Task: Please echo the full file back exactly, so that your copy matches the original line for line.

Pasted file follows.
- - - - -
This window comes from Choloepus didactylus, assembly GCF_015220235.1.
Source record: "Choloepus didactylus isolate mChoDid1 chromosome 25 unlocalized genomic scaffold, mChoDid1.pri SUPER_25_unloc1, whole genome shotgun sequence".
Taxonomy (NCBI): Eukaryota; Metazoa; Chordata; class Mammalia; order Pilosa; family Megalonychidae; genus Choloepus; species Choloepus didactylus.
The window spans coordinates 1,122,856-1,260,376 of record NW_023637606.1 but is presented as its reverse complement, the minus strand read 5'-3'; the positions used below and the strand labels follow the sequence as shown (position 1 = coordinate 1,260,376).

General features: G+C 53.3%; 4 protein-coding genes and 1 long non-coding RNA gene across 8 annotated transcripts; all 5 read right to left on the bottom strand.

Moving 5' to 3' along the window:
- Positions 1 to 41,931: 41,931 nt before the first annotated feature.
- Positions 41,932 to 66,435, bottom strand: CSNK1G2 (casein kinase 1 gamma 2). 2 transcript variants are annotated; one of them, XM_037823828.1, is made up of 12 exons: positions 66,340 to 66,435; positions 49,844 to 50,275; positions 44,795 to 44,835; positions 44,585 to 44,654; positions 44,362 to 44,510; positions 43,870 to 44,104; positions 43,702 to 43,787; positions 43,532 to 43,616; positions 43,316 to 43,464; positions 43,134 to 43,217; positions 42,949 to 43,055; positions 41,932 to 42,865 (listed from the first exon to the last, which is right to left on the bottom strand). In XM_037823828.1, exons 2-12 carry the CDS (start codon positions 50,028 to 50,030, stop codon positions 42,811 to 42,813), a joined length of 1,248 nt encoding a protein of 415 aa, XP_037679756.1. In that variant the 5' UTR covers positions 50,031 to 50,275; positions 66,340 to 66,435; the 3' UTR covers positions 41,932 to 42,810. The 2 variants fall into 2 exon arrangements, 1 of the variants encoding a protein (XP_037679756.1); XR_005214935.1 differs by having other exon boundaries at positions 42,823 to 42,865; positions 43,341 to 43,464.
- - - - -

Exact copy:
This window comes from Choloepus didactylus, assembly GCF_015220235.1.
Source record: "Choloepus didactylus isolate mChoDid1 chromosome 25 unlocalized genomic scaffold, mChoDid1.pri SUPER_25_unloc1, whole genome shotgun sequence".
Taxonomy (NCBI): Eukaryota; Metazoa; Chordata; class Mammalia; order Pilosa; family Megalonychidae; genus Choloepus; species Choloepus didactylus.
The window spans coordinates 1,122,856-1,260,376 of record NW_023637606.1 but is presented as its reverse complement, the minus strand read 5'-3'; the positions used below and the strand labels follow the sequence as shown (position 1 = coordinate 1,260,376).

General features: G+C 53.3%; 4 protein-coding genes and 1 long non-coding RNA gene across 8 annotated transcripts; all 5 read right to left on the bottom strand.

Moving 5' to 3' along the window:
- Positions 1 to 41,931: 41,931 nt before the first annotated feature.
- Positions 41,932 to 66,435, bottom strand: CSNK1G2 (casein kinase 1 gamma 2). 2 transcript variants are annotated; one of them, XM_037823828.1, is made up of 12 exons: positions 66,340 to 66,435; positions 49,844 to 50,275; positions 44,795 to 44,835; positions 44,585 to 44,654; positions 44,362 to 44,510; positions 43,870 to 44,104; positions 43,702 to 43,787; positions 43,532 to 43,616; positions 43,316 to 43,464; positions 43,134 to 43,217; positions 42,949 to 43,055; positions 41,932 to 42,865 (listed from the first exon to the last, which is right to left on the bottom strand). In XM_037823828.1, exons 2-12 carry the CDS (start codon positions 50,028 to 50,030, stop codon positions 42,811 to 42,813), a joined length of 1,248 nt encoding a protein of 415 aa, XP_037679756.1. In that variant the 5' UTR covers positions 50,031 to 50,275; positions 66,340 to 66,435; the 3' UTR covers positions 41,932 to 42,810. The 2 variants fall into 2 exon arrangements, 1 of the variants encoding a protein (XP_037679756.1); XR_005214935.1 differs by having other exon boundaries at positions 42,823 to 42,865; positions 43,341 to 43,464.